We are in the middle of the first winter storm at the moment. While material damage is being done not so far from here we just have “Rock and Roll”. Today I brought the boat through about 5 miles of rough weather, white caps keeping up with the boat and 20+ mph winds. It's kinda fun seeing the boat bobbing up down and sideways. But that's life on the Fens in the winter.
The fact that it's so flat and deserted means that it's a wonderful place to see wildlife. One of our frequent “miles from anywhere” moorings is now the haunt of a short eared owl. I could easily lose a finger watching it (I often kindle firewood there). Lots of kestrels riding the updraughts caused by the river banks and the swans, ducks, geese, and canada geese along with the ever present seagulls. Oh! and a kingfisher or two to be seen most days we travel. It's a good thing as the land is pretty featureless and the river is wide, cruising is somewhat boring, as well as being cold. Still, this time last year we were frozen in.
Talking of windy, I took this shot on the middle levels, I was actually travelling in a straight line in a crosswind, but due to the wind had to crab the boat to avoid being pushed into the bank. Dead easy till you meet another boat coming the other way, then you earn your captains pay!
As you can see the land is lower than the drain that we are travelling on so, despite the wind the water remains fairly calm. I also wonder if land drains should really be called “drains” if they are higher than the land.
Since the Last cruising notes we have had to have a new stern gear, Basically the propeller shaft and the sleeve that it goes through. Still, the temporary repair I had made had lasted 2 years, and would probably have lasted a lot longer, but the drought conditions last summer resulted in the prop hitting the canal bed (or in reality the junk thrown into the canal) too many times and jarring the repair. It proved that the old boating saying (BOAT=bring out another thousand) remains true.
It's easy to forget just how massive the boat is, here is a pic of it out of the water and on a trolley, which, it seems, is always pulled by a superannuated tractor. I guess they renew the tractors at 100,000 miles or 100 years, whichever comes the sooner. Some look like WWI army surplus.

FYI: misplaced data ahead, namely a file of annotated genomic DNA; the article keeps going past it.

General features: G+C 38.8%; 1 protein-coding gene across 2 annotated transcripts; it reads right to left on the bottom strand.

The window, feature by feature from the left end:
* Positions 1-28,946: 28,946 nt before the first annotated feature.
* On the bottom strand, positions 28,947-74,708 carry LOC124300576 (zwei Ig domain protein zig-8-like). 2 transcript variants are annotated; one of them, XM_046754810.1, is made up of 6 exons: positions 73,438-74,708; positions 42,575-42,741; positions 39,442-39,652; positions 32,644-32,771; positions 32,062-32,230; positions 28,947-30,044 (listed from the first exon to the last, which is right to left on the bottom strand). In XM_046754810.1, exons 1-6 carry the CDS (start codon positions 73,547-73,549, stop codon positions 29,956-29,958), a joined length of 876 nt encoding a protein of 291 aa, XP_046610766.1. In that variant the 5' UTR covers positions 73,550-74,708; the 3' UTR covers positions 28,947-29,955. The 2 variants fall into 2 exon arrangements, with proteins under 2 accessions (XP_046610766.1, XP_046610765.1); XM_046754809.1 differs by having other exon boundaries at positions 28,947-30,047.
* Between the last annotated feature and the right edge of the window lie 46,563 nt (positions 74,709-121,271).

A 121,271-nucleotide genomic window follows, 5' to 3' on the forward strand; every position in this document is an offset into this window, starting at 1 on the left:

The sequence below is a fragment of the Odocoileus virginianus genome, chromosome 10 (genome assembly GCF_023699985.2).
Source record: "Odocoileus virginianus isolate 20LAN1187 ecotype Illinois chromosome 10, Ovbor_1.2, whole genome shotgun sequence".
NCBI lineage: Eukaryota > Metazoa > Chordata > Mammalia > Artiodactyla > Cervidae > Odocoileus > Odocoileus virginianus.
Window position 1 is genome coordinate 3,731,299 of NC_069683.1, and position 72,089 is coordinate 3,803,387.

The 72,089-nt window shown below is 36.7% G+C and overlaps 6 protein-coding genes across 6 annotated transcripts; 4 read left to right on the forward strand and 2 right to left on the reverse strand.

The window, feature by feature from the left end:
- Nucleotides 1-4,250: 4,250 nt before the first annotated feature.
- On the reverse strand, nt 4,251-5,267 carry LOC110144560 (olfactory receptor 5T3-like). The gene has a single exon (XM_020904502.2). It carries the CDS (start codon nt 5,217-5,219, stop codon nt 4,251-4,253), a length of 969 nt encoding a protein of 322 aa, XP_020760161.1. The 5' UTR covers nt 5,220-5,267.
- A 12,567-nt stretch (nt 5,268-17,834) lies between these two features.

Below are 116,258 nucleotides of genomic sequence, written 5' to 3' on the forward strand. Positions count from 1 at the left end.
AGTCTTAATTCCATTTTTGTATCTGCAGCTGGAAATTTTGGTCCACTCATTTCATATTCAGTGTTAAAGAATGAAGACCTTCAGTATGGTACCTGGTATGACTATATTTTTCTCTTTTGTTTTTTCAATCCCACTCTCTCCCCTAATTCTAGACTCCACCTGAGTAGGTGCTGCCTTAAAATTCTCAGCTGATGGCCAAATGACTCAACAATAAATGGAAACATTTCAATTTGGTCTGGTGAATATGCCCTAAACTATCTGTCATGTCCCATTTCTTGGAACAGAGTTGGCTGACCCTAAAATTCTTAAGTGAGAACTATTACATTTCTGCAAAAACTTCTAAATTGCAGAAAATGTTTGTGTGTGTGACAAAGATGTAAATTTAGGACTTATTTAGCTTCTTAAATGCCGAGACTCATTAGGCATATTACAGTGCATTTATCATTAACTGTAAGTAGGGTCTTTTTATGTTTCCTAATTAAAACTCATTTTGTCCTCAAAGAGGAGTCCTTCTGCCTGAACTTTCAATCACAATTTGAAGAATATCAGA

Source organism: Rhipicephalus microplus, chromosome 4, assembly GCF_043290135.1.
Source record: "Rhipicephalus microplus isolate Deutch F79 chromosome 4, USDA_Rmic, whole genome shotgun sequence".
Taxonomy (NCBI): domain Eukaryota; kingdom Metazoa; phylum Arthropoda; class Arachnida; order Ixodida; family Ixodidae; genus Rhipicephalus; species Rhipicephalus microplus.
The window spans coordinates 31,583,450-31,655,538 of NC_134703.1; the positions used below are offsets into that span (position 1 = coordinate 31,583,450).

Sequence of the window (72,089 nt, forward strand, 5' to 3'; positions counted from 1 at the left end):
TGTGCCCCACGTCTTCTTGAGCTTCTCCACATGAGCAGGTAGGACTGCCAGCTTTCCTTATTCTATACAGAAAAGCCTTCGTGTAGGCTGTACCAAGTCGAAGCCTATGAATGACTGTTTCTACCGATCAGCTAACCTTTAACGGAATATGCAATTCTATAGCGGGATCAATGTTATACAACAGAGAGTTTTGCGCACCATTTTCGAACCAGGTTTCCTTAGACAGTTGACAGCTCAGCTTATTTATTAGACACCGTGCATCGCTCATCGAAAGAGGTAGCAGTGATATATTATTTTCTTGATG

Sill at least our boat can come out of the water, I have always wondered about this one at Peterborough. It's actually a bar/restaurant but as you can see it's too big to fit under the bridge, and in the other direction there are locks a small fraction of it's size. I guess it will just sit there as it has nowhere to go.
Mind you, there are some bridges that we have problems with, here is one where meeting a boat coming the other way would be “interesting” to say the least. It's about the length of the boat, you have to start turning the boat while under the bridge to avoid the bank on the other side. And, do all of that while crouching to get under the bridge yourself. Much more fun than being stuck in a motorway traffic jam I assure you.
Mind you, we got well and truly stuck on the tidal stretch of the River Great Ouse. Just in front of the lock entrance there are underwater sandbanks. Well, about 60 foot from the lock entrance of the Denver complex we hit one and got bounced onto the other one. It took about a half hour to grind our way to within rope distance of the lock mooring and get pulled in by the lock keeper. It's not dangerous or anything like that. It's just that with all that sand being churned up you have no idea what the result of any action would be. It's just part of the general decay of the river and canal system due to lack of money (A typical example below). There was of course no sign of anyone working.
However, to more fun things, We saw a guy selling mushrooms. Not magic, not edible, and not vents but hand carved.
I'm not sure why he bothers, but people with more artistic minds than mine can probably figure it out. If they do, I offer a slightly more bizarre bit of art for them to get their brains around.
Not that I am against recycling, I just see more practical re-use than trying to imitate a heron and it's nest, and I prefer real herons. By the way, herons nest in trees, not in the river, but let's not let facts get in the way of “art”.
However I was confronted with a very unusual bit of re-cycling. A bridge no less.
Now to my mind it is absolute brilliance to re use such a structure but you first have to find your disused bridge
We pulled in at Atherstone to have our starter motor and alternator re-furbished and met this friendly soul.
He liked apples. Perhaps we as humans need too much to keep us happy.
After all civilisation gives us pretty ugly things as well as convenience.
As someone who lives “off grid” it's all wasted on me. Much as the way farming has changed.
However even boating has it's occasional disappointments. This legend on this bridge is a case in point.
Every time I go through it, I expect the other side to read “Starboard of Berkhamstead”
Perhaps they just didn't have room.
A couple of videos
Firstly of my most hated bridge.
Going through Salters Lode Lock.
This was just prior to us getting stuck (please note the lock keepers comments on mud)
It's about 11 minutes run time but I make no apology for that. Ours is a pretty slow way of life as things take time. I did in fact keep the video on but it ran out of battery power long before we stranded on the sandbank. A shame as it is a pretty rare event in the grand scheme of things. However I was a bit busy and dealing with the video was very low on my priority list at the time.